JD Sports hopes England can keepy-up 26% surge

JD SPORTS Fashion has forecast a fillip to sales from the World Cup – but admitted strong annual profits unveiled yesterday meant it faced "increasing challenges" from earnings comparatives.

It came as the company, seen by many as the most successful in the niche sector in recent years, posted a 26 per cent jump in profits to 67.4 million and hoisted its final dividend 65 per cent.

This compared with a 53.6m profit in the previous year. It is proposing that the final dividend for the year to end-January rises to 14.7p, making 18p for the year – a 50 per cent rise. JD Sports said the results showed its resilience "in the face of less than favourable economic conditions and exchange rates".

Sign up to our daily newsletter

The i newsletter cut through the noise

But JD, whose main rivals include Mike Ashley's Sports Direct International and JJB Sports, added: "We recognise the increasing challenges of strong comparatives and the current economic and fiscal threats to consumers' expenditure."

The company said same-floorspace sales rose 2.5 per cent in the year, but that growth had slowed to 2 per cent in the first ten weeks of its new trading year to 10 April. Profit margins in its key fashion business had improved, however, JD said.

Peter Cowgill, group chief executive, said the company had put together footwear and clothing ranges focused on the World Cup finals, being held in South Africa from 11 June. "We want to capitalise on the following and the feel-good factor," Cowgill said.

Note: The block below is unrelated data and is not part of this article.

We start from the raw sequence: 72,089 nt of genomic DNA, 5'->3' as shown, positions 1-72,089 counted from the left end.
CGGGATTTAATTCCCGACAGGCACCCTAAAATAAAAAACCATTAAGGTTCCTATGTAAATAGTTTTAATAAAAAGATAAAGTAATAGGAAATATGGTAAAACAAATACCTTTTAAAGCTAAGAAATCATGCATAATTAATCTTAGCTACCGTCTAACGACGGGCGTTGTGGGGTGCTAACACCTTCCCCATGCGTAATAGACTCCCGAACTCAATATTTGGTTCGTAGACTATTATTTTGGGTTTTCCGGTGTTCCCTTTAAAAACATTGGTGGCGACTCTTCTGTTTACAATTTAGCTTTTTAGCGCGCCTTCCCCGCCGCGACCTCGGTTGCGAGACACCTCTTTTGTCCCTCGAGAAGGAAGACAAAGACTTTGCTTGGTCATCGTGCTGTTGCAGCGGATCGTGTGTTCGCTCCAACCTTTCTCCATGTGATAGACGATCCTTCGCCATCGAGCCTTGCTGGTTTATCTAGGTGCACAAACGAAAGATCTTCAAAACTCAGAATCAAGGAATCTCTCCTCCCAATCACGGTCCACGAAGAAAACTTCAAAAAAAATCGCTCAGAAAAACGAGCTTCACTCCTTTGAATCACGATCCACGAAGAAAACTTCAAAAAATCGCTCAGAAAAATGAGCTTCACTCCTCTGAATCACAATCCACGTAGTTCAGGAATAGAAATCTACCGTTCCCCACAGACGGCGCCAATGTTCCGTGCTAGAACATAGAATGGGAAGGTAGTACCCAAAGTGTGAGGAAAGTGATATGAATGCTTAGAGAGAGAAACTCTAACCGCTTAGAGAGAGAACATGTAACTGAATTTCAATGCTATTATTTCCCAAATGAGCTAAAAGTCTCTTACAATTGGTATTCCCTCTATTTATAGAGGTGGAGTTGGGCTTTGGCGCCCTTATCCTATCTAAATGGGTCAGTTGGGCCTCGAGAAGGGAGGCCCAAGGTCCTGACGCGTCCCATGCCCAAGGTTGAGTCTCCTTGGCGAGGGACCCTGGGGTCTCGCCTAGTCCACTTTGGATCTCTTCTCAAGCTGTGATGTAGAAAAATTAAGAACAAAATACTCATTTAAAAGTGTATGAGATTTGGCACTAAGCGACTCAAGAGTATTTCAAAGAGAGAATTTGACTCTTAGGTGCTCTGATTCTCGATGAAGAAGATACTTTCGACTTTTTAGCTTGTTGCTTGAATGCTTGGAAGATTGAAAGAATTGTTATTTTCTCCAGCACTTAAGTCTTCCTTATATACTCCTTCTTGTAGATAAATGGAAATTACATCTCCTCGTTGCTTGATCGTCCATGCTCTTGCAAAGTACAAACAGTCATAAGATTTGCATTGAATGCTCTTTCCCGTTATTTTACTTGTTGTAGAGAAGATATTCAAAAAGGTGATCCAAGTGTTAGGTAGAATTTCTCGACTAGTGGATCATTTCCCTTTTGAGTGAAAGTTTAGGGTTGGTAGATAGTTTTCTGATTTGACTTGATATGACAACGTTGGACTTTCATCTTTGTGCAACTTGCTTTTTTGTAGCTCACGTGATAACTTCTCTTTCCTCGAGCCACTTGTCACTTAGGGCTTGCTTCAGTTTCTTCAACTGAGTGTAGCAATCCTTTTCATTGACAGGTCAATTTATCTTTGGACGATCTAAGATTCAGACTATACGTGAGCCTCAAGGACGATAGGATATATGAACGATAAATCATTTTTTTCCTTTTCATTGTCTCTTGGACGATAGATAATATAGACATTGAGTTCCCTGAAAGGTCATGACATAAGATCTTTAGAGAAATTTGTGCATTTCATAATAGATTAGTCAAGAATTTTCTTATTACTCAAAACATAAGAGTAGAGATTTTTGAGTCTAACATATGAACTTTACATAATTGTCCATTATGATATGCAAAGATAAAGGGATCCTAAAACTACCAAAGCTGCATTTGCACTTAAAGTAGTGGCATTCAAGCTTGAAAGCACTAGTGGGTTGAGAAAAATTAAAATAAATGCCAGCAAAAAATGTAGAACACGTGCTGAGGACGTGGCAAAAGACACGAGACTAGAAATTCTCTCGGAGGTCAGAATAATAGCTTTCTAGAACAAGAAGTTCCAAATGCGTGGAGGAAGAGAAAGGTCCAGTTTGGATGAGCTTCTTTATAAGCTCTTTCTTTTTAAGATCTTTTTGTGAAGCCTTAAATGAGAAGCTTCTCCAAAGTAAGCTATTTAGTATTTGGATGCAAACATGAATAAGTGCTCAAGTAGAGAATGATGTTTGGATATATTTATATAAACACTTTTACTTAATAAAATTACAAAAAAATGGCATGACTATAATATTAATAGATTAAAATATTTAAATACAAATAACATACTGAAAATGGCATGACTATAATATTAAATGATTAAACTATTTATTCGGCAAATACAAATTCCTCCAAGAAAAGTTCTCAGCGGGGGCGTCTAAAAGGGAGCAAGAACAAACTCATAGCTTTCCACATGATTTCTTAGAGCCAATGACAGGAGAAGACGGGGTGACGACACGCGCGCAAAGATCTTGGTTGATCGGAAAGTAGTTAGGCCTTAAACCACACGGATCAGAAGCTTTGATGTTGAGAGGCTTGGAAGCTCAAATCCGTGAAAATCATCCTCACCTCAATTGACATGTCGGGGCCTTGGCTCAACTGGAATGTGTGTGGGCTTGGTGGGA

"We would be hopeful that, if England are successful, there is a movement towards sports and leisurewear. You'd have to say success is (England] getting to the semifinals."

JD trades as JD Sports, Chausport, Size, Bank and Scotts from 530 stores. In its sports division total revenue increased 10 per cent to 615.5m in the year, while like-for-like sales grew 2 per cent.

JD was particularly pleased with improved margins in the division, helping operating profits before exceptionals rise to 64.1m.

It attributed its success to stock management, its own brand strength and "competitor failures and weaknesses". JJB Sports came close to going into administrative receivership last year. Analysts said JD stood out among its struggling rivals in the economic downturn, partly due to its fashion focus rather than a dependence on replica football kit sales.

The firm's fashion brand Bank, aimed at teenagers and those in their twenties, saw operating profits before exceptional items rise to 3m from 1.2m.

JD hit the acquisition trail last year, following the Chausport deal in France with the purchase of rugby brands Canterbury and Canterbury of New Zealand as well as related distribution assets. It ended the year with net cash of 60.5m, and is interested in further deals.